WEST VIRGINIA: House Bill 4837 and Senate Bill 454. Introduced legislation amending the Uniform Commercial Code provides that an action to enforce a demand, savings, or time deposit, including an automatically renewable time deposit, is barred when the property is deemed abandoned; provided, however, that an action to enforce the obligation of a demand, savings, or time deposit, including an automatically renewable time deposit, brought more than 10 years after the initial maturity date shall be presumed to have been paid and redeemed unless there is evidence of: (1) owner consent to renewal in a record on file with the holder at or about the time of renewal; or (2) escheatment in accordance with the unclaimed property law. Other provisions tie liability on certain negotiable instruments to the length of time the bank is required to retain records and abandonment of the property pursuant to the unclaimed property law.


Summary of Legislation — Week Ending January 12, 2024

IOWA: House File 2036. Introduced legislation defines a “chamber buck” as a gift certificate offered by a local chamber of commerce for redemption by a local business.  Property held by a banking or financial organization deposited as part of a chamber buck program is not subject to abandonment.  This Act applies retroactively to July 1, 2014.

VIRGINIA: House Bill 264 (prefiled). Introduced legislation provides that a notice or advertisement required by law to be published in a newspaper may instead be published in an online-only news publication that meets specified requirements and has received authorization from the appropriate circuit court.

WASHINGTON: Senate Bill 5987 (prefiled). Introduced legislation provides that a gift certificate with a remaining balance of less than $50 (increased from $5) is redeemable in cash upon demand.  A reloadable gift certificate is reloadable in any amount up to an established maximum set by the issuer.  The bearer of a gift certificate may combine the certificate with other payment forms as needed to make a purchase.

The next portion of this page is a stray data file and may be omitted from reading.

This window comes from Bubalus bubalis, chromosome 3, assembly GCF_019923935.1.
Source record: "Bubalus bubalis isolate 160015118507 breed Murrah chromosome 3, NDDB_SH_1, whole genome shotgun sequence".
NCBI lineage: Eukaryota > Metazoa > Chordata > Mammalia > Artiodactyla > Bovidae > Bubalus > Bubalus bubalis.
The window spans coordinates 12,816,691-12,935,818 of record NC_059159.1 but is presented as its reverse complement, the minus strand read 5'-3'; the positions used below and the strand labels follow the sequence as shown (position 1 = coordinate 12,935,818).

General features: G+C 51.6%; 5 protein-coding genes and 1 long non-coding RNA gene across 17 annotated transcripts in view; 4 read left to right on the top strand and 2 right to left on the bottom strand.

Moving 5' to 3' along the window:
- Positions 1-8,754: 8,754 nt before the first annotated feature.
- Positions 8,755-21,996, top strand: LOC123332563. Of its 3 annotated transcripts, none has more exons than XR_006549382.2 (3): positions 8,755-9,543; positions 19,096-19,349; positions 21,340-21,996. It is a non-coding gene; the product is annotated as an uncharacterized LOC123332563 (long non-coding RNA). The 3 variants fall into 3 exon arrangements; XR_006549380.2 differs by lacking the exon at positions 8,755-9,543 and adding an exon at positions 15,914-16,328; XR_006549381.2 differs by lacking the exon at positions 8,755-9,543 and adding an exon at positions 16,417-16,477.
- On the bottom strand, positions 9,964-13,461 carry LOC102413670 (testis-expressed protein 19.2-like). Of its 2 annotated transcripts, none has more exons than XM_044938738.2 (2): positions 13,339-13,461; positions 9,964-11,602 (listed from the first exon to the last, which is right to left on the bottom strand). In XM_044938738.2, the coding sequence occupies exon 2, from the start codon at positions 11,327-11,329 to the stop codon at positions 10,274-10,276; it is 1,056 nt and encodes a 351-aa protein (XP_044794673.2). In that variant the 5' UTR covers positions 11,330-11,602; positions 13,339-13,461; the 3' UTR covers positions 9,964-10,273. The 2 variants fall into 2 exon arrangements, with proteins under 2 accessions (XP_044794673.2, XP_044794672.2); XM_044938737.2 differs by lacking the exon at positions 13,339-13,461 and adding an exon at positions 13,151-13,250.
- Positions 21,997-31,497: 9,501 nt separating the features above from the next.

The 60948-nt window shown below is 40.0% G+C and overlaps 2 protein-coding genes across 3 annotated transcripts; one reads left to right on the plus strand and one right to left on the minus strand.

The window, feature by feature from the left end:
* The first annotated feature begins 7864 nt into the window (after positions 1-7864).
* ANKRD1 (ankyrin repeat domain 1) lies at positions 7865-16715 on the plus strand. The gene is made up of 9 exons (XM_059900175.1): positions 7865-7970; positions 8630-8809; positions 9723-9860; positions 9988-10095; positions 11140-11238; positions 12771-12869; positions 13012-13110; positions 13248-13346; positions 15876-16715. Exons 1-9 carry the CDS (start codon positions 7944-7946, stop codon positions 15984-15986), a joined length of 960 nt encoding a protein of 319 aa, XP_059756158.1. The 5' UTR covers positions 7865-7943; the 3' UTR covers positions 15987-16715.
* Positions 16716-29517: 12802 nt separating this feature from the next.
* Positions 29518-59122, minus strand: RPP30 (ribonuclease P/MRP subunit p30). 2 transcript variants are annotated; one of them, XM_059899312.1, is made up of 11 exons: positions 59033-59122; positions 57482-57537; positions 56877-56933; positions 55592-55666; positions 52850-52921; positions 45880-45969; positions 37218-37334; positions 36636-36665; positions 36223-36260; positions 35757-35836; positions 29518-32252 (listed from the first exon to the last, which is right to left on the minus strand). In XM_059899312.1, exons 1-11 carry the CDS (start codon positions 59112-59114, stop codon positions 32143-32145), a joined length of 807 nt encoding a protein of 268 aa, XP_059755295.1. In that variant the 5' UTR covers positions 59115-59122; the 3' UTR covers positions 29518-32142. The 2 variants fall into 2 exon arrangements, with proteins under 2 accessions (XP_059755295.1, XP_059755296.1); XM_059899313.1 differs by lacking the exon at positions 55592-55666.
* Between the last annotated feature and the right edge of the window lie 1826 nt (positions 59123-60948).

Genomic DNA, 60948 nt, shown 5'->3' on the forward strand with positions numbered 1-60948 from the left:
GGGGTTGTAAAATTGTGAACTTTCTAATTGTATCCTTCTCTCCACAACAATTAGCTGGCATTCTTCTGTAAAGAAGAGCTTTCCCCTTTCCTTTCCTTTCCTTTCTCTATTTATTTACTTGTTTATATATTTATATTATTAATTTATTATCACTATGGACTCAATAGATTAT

WASHINGTON: Senate Bill 6162. Introduced legislation limits locator fees to five percent of the value returned to the owner in the case of certain property held by a county.  A violation of this section is a misdemeanor punishable by a fine and/or imprisonment.  

WEST VIRGINIA: House Bill 4165 and Senate Bill 121. Introduced legislation authorizes the State Treasurer to promulgate previously proposed amendments to existing rules relating to the reporting of abandoned mineral interests under the Unknown and Unlocatable Interest Owners Act.

Summary of Legislation — Week Ending January 5, 2024

FLORIDA: House Bill 989. Proposed legislation establishes a five-year dormancy period for virtual currency and requires that the holder liquidate the property within 30 days of reporting it to the Administrator.  Upon delivery, the holder is relieved of all liability for losses or damage.  The dormancy period for securities is the earliest of three years after date of last activity, three years after date of death, or one year after notice of death if notice is received not more than two years after death and the holder lacked knowledge of the death during the two-year period.  Aggregate reporting is reduced to $10.  The 10-year period of limitations is tolled by the earlier of delivery of a notice of examination or the holder’s written election to enter into a voluntary disclosure agreement.  Financial or proprietary information of a holder compiled in an audit may be considered trade secret and exempt information as provided by law.